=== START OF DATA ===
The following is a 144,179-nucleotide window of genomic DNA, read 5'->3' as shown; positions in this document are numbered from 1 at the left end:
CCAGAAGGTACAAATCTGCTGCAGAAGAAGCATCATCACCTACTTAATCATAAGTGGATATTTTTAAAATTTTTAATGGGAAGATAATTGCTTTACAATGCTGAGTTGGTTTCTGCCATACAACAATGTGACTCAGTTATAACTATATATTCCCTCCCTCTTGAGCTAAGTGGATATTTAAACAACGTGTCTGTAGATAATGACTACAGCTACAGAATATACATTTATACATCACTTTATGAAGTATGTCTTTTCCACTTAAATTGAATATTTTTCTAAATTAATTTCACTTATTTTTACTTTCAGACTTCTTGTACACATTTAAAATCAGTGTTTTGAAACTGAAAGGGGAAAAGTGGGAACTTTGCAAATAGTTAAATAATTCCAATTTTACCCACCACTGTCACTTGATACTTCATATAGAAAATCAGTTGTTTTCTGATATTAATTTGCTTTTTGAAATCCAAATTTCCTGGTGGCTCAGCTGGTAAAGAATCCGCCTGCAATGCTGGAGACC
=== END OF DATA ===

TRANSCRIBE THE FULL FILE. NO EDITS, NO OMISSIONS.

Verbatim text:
The following is a 144,179-nucleotide window of genomic DNA, read 5'->3' as shown; positions in this document are numbered from 1 at the left end:
CCAGAAGGTACAAATCTGCTGCAGAAGAAGCATCATCACCTACTTAATCATAAGTGGATATTTTTAAAATTTTTAATGGGAAGATAATTGCTTTACAATGCTGAGTTGGTTTCTGCCATACAACAATGTGACTCAGTTATAACTATATATTCCCTCCCTCTTGAGCTAAGTGGATATTTAAACAACGTGTCTGTAGATAATGACTACAGCTACAGAATATACATTTATACATCACTTTATGAAGTATGTCTTTTCCACTTAAATTGAATATTTTTCTAAATTAATTTCACTTATTTTTACTTTCAGACTTCTTGTACACATTTAAAATCAGTGTTTTGAAACTGAAAGGGGAAAAGTGGGAACTTTGCAAATAGTTAAATAATTCCAATTTTACCCACCACTGTCACTTGATACTTCATATAGAAAATCAGTTGTTTTCTGATATTAATTTGCTTTTTGAAATCCAAATTTCCTGGTGGCTCAGCTGGTAAAGAATCCGCCTGCAATGCTGGAGACC